Practice Management

Demystifying 'Duty to Warn' in Hereditary Syndromes

Are you complying with current privacy laws?

DNA double helix

Genetic screening as a tool for the early detection of cancer is a significant medical innovation. When it comes to the identification of hereditary cancer syndromes through genetic screening, there is often a need to make sure that at-risk family members are warned.

“Duty to warn” as a legal issue is misunderstood by many, and existing case law as well as recommendations from professional organizations are ambiguous. This may leave physicians feeling as though they should warn at-risk family members to avoid liability when their patients seem reluctant or refuse to do so or because there is a moral obligation. But, this approach violates both the ethics of a physician-patient relationship and current privacy laws in the United States.

The bottom line, says Mark A. Rothstein, JD, director of the Institute for Bioethics, Health Policy and Law at the University of Louisville School of Medicine, is that if providers warn a patient’s relatives without their patient’s consent, they are violating current Health Insurance Portability and Accountability Act privacy laws. “Health care providers are neither required nor permitted to warn at-risk relatives without the consent of their patients,” Rothstein says in a review article published in February 2018 in Genetics in Medicine.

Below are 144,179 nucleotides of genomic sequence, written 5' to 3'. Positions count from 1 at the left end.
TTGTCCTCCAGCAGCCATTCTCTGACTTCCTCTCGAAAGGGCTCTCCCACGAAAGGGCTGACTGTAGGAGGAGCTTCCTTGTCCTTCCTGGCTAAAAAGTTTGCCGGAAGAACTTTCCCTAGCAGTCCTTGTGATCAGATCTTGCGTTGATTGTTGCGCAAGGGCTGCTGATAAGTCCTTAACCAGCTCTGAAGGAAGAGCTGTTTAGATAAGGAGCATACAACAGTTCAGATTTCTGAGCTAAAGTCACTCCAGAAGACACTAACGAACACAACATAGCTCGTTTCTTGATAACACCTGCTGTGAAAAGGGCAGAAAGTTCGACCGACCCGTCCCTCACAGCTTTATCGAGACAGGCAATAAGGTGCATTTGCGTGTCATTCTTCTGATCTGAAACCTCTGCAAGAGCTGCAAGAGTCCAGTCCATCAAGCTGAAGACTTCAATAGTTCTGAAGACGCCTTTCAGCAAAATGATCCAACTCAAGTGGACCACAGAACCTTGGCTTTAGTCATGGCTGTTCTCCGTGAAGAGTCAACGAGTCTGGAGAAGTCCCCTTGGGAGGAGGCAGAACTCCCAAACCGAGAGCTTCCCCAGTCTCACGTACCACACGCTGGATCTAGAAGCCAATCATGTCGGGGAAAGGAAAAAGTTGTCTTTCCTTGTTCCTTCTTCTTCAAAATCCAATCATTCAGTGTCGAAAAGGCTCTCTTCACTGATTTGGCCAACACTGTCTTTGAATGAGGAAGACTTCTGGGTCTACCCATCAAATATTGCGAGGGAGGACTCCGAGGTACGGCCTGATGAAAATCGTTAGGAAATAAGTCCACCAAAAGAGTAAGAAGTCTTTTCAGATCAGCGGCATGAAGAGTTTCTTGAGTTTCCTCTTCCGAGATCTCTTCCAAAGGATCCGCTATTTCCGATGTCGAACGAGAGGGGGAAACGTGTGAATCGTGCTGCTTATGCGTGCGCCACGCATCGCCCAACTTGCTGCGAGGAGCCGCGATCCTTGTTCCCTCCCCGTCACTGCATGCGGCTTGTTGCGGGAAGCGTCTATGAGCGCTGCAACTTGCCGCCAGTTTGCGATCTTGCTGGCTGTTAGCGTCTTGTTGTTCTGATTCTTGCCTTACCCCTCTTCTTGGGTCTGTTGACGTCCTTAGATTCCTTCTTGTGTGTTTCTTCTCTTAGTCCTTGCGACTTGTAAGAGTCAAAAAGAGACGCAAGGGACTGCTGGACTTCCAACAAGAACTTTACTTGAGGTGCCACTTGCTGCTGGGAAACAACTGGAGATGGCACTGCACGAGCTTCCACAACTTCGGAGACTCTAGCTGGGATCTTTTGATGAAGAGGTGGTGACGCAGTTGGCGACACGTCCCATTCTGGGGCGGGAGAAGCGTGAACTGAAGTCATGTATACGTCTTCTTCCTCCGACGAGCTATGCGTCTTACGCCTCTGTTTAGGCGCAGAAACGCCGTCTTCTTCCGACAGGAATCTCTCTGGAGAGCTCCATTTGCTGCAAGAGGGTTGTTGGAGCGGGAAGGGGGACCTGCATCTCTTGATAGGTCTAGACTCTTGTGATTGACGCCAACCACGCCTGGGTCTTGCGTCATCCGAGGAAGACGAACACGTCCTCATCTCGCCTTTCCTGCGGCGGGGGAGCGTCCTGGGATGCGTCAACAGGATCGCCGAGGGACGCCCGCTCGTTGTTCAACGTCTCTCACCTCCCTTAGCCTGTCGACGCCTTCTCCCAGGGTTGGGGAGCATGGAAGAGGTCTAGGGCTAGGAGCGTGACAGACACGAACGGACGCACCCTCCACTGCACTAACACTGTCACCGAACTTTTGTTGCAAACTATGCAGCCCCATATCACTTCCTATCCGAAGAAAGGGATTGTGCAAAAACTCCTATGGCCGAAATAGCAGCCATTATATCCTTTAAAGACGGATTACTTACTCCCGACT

Instead, physicians should encourage patients deliberately but not coercively to share genetic information with relatives. In fact, prior to any genetic screening or tests, it can be helpful for physicians to talk about ground rules first. “A physician can ask his or her patient first about who should be notified if something is revealed,” Rothstein says.

After screening, Rothstein says that physicians can provide materials that are easy to understand and free of medical jargon but that also include an appropriate sense of urgency. He recommends “family sharing letters,” documents that are crafted by physicians and genetic counselors and that can be delivered by the patient to relatives. The letters contain relevant information about the genetic condition and offer assistance for counseling, for example.

“Physicians and other health care providers have legal and ethical duties to make reasonable efforts to ensure that the genetically at-risk relatives of their patients are offered appropriate warnings,” Rothstein says. “These duties can be satisfied by warning their patients and encouraging and assisting them in providing warnings to their relatives.”